#NextGeneration2017@Garneau: Conference Day 1 Summary
After a few years away from Ontario, the Next Generation: Canadian Global Citizenship Project returned home on February 22, 2017 where it launched at Marc Garneau Collegiate Institute, in the Toronto District School Board. Garneau is the 3rd largest school in Ontario and has a highly diverse student body. There are approximately 120 students participating in the Next Generation: Canadian Global Citizenship Project at Garneau.
Conference Day 1 began with a traditional welcome and land acknowledgement by Kim Wheatley. Kim is an active Anishnaabe Cultural Consultant and the Southern Regional Vice Chair for the Provincial and territorial organization called the Aboriginal Sport and Wellness Council of Ontario. Kim provided a brief history on the traditional lands we are situated on here in Toronto. She ended her traditional welcome and land acknowledgement by asking the students to think about what kind of future they would like to live in – particularly in the context of access to resources such as water. Kim’s questions provided a great point of entry for the students, as they walked to their first workshop Global Citizenship: Being Engaged.
The Global Citizenship: Being Engaged workshop provided the students with an opportunity to frame the entire Next Generation Project, and prompted them to think about how to make our world a better place and to begin engaging with concepts such as empathy, inequity, power dynamics, oppression, and justice among others. The facilitators ended this workshop by asking students to think about “solidarity” with other people and communities as they went into their respective elective workshops. When asked to describe ‘justice’ in their elective workshop evaluations, a student commented that it was “a point when no one is identified by colour, race, etc.”
After a brief healthy snack break provided by Mosaic, students went into their respective elective workshops. Students had an opportunity to rank their workshops in order of interest prior to the conference day. The five elective workshops included: Community Justice: Working in Solidarity to Support Indigenous Communities, Environmental Justice: Climate Change and Agriculture, Class Justice: Poverty and the Unequal Distribution of Wealth, Migrant Justice: Refugees and Temporary Foreign Workers in Canada, Social Justice: Raping for Social Change. These elective workshops each provided a microcosm of the concepts students had engaged with in their morning sessions. One student mentioned that the “Core workshop started the thought process and the elective workshops went into more detail.”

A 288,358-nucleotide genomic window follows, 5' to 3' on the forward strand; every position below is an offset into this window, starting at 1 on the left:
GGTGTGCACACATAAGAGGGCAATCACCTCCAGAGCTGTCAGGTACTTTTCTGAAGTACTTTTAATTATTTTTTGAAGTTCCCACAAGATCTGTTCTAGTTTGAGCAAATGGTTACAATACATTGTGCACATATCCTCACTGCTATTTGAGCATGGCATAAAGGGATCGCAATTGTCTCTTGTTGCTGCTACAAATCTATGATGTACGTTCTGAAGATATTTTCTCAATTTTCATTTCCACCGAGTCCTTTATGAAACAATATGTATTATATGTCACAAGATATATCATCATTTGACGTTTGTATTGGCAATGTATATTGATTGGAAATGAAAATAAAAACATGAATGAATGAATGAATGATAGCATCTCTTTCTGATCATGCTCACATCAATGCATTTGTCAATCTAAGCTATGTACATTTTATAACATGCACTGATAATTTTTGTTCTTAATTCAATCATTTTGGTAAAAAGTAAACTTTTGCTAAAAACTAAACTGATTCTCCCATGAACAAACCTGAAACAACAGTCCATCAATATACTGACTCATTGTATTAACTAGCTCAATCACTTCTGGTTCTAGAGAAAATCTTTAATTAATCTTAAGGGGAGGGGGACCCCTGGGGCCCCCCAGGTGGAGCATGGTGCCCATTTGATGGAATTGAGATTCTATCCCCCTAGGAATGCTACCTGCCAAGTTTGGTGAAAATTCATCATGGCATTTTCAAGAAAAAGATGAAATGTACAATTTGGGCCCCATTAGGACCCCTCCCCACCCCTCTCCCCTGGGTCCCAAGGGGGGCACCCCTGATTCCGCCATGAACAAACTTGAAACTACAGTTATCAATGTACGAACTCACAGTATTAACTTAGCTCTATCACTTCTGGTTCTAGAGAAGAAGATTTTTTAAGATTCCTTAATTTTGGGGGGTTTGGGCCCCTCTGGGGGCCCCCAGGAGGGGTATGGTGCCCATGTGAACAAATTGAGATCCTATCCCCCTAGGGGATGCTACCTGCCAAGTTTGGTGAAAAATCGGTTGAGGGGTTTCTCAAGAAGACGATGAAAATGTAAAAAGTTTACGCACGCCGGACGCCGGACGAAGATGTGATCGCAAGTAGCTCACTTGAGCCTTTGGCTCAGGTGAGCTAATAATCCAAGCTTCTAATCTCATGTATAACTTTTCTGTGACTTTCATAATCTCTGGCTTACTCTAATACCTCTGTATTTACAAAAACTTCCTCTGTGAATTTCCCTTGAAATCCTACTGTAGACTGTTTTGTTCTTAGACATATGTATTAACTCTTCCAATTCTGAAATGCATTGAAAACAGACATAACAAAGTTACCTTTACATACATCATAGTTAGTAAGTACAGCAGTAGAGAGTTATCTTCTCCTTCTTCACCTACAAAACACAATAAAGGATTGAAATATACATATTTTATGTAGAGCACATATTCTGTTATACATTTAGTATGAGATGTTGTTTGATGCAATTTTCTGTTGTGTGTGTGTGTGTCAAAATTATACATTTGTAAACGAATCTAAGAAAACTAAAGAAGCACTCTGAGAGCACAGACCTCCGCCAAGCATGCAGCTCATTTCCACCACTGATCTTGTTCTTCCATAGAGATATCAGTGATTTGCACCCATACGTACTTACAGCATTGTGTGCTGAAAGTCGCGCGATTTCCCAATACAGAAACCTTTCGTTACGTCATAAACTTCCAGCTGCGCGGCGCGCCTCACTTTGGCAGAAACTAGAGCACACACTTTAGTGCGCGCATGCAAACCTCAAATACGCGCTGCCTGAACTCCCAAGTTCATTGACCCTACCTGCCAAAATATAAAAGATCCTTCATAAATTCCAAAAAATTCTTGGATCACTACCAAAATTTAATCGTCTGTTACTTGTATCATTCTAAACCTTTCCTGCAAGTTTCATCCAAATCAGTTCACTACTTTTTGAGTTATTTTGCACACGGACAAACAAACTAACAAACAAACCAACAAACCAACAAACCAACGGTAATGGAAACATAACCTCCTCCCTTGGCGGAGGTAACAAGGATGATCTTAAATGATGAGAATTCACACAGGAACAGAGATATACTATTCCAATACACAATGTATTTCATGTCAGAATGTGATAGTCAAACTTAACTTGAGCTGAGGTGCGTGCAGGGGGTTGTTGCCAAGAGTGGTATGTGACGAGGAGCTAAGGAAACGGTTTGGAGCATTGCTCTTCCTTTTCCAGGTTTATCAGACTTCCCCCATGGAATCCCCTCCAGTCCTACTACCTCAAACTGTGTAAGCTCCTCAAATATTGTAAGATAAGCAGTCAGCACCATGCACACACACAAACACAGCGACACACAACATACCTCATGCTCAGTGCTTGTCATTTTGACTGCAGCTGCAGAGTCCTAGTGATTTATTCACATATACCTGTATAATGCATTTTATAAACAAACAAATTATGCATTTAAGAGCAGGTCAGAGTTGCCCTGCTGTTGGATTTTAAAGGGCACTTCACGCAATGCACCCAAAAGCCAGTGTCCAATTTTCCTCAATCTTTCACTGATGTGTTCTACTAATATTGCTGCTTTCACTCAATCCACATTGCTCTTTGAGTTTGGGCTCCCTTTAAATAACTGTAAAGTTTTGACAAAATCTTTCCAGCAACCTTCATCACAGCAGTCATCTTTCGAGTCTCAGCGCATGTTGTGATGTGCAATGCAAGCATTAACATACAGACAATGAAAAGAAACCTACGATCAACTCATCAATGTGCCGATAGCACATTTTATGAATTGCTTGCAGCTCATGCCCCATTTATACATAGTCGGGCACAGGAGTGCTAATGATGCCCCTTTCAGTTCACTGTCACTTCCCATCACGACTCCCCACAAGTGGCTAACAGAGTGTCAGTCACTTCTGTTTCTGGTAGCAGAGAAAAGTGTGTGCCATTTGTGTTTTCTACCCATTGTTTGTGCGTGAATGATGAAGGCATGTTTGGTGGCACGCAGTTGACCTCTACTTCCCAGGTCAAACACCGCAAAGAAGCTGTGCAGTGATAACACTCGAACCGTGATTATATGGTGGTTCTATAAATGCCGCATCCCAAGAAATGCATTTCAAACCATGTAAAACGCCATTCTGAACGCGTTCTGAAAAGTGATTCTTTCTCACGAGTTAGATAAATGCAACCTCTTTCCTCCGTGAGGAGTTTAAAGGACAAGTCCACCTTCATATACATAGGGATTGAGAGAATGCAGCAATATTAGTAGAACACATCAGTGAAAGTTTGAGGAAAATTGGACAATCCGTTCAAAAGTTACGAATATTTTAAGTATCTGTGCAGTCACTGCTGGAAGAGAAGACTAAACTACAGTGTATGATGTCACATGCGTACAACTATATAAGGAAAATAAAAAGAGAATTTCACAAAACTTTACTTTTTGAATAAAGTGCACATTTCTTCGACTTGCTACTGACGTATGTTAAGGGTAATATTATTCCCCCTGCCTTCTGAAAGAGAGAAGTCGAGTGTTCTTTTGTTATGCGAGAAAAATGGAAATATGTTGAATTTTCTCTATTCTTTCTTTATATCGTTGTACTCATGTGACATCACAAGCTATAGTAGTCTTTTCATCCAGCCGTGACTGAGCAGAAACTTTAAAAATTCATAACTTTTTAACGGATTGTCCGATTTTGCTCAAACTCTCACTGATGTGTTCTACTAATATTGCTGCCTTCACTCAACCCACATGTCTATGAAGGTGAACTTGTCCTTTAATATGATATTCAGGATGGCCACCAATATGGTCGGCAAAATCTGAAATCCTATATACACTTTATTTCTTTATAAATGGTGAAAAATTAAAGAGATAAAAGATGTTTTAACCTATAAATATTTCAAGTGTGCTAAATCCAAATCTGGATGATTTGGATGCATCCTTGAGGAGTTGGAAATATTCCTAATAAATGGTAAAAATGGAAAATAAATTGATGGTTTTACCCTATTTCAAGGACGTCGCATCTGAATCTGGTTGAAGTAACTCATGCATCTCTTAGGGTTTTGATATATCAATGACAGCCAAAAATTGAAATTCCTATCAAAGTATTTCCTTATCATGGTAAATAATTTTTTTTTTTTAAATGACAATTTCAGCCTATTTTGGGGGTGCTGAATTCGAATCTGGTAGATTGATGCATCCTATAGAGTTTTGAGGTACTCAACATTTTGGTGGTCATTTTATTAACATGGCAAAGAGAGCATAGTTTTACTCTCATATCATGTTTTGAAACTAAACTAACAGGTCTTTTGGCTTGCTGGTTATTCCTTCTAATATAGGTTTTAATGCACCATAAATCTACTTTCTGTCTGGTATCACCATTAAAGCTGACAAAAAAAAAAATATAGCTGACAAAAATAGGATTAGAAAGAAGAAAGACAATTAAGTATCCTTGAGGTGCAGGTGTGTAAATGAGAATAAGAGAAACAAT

After the elective workshops, students, teachers, facilitators, and staff shared a communal lunch of Afghan cuisine together. A young Afghan female student exclaimed her gratitude and delight that her cultural food was brought into her school for the first time in her life. Marc Garneau’s principal, Ricky Goldenberg, helped to serve lunch to her excited students.
The afternoon began with a presentation by Tamam McCallum, the Executive Director of Turtle House Art-Play Centre, and the Community Service Project (CSP) partner for this iteration of the Next Generation Project. Tamam gave a history on the inception of Turtle House and the arts based work that the organization does with children and their parents who have fled conflict. The students then had an opportunity to choose between the five different CSP groups, which will all be working toward helping Turtle House Art-Play Centre in some way.
The final portion of the day, the closing plenary, began with a keynote speech by our guest speaker, Kulvir Singh Gill. Among many things, Kulvir is the co-founder and current volunteer Executive Director of the Seva Food bank in Mississauga. Kulvir spoke about being born into a Sikh Punjabi family in Calgary Alberta and how his identity has been shaped by his South Asian Canadian roots. He encouraged students to reflect on their own multiple identities and how they can contribute to the Canadian Mosaic with their own culture.
The day culminated with an overview of Conference Day 2 and the book giveaway of Seeds of Hope. This book shares the stories written by refugee youth in Toronto and allies from the FCJ Refugee Centre. All book proceeds go toward scholarships for youth.